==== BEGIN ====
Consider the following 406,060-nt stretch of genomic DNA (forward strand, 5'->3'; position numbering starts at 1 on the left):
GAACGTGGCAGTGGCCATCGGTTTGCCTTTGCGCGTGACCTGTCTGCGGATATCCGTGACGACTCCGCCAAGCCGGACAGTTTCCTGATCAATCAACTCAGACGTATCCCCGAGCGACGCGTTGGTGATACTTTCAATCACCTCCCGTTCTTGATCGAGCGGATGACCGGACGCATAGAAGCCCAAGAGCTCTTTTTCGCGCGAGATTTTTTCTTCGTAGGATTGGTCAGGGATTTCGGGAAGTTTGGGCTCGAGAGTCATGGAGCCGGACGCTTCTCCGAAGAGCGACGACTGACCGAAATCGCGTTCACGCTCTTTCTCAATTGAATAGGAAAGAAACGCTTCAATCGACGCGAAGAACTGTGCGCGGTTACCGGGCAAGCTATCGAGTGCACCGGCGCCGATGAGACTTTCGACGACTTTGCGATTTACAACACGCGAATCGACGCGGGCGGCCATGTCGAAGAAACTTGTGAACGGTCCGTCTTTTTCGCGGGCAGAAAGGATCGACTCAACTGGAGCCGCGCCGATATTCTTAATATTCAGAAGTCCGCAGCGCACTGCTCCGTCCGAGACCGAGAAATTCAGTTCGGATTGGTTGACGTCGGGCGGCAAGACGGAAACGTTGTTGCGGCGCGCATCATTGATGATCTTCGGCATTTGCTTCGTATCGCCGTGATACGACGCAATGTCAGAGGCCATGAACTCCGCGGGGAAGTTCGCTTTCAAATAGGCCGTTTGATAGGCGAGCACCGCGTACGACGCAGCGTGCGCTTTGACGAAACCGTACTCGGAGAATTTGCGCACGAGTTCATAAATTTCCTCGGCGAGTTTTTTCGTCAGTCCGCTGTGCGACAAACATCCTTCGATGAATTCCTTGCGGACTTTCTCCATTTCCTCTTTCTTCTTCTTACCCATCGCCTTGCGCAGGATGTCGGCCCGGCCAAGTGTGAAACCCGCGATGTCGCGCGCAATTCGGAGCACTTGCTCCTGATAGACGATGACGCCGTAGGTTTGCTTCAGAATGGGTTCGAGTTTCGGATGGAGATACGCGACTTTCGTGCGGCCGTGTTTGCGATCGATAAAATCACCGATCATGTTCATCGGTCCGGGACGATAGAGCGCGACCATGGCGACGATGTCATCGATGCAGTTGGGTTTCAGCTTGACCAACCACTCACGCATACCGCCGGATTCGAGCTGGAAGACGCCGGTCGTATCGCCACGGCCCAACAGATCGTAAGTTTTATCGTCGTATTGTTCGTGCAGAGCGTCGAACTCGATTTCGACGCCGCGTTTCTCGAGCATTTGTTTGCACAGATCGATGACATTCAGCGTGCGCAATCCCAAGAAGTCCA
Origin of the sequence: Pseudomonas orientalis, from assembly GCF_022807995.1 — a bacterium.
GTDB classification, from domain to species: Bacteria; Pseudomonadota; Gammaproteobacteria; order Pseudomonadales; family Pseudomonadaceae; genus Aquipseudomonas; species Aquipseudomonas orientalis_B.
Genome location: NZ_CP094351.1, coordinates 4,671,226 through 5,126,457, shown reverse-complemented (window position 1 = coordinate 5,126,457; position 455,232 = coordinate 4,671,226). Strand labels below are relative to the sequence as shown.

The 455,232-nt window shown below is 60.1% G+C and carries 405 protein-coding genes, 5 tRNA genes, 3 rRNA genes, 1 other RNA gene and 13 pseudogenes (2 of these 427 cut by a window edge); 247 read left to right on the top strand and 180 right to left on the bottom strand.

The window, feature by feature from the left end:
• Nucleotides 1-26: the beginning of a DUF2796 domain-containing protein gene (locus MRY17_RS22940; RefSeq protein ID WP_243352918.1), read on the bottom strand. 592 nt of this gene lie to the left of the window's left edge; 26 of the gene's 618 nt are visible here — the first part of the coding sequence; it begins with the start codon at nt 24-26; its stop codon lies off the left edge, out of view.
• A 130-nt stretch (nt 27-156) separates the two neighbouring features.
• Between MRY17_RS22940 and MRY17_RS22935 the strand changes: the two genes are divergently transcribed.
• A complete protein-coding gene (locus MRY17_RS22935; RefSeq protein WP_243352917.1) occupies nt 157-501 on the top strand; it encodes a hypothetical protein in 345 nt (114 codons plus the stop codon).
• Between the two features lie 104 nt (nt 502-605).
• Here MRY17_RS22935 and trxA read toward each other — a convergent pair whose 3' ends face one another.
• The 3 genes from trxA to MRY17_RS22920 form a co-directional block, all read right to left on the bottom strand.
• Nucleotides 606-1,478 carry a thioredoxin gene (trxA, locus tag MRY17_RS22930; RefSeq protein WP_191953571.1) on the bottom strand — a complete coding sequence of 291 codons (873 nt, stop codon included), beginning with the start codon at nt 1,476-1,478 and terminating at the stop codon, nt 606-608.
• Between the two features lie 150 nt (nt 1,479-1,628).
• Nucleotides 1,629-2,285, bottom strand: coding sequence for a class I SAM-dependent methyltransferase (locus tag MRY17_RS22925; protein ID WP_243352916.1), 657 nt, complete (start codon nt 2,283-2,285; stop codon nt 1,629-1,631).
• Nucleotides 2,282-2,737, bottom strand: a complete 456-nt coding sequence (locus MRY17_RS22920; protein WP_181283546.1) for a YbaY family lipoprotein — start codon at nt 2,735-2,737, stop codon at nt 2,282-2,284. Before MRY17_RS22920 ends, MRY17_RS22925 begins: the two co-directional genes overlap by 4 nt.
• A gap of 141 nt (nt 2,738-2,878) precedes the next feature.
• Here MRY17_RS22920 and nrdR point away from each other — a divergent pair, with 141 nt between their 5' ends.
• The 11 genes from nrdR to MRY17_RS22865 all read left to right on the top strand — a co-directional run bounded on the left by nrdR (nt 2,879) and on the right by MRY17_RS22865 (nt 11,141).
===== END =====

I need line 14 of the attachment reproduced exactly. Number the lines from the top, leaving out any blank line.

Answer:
• The 3 genes from trxA to MRY17_RS22920 form a co-directional block, all read right to left on the bottom strand.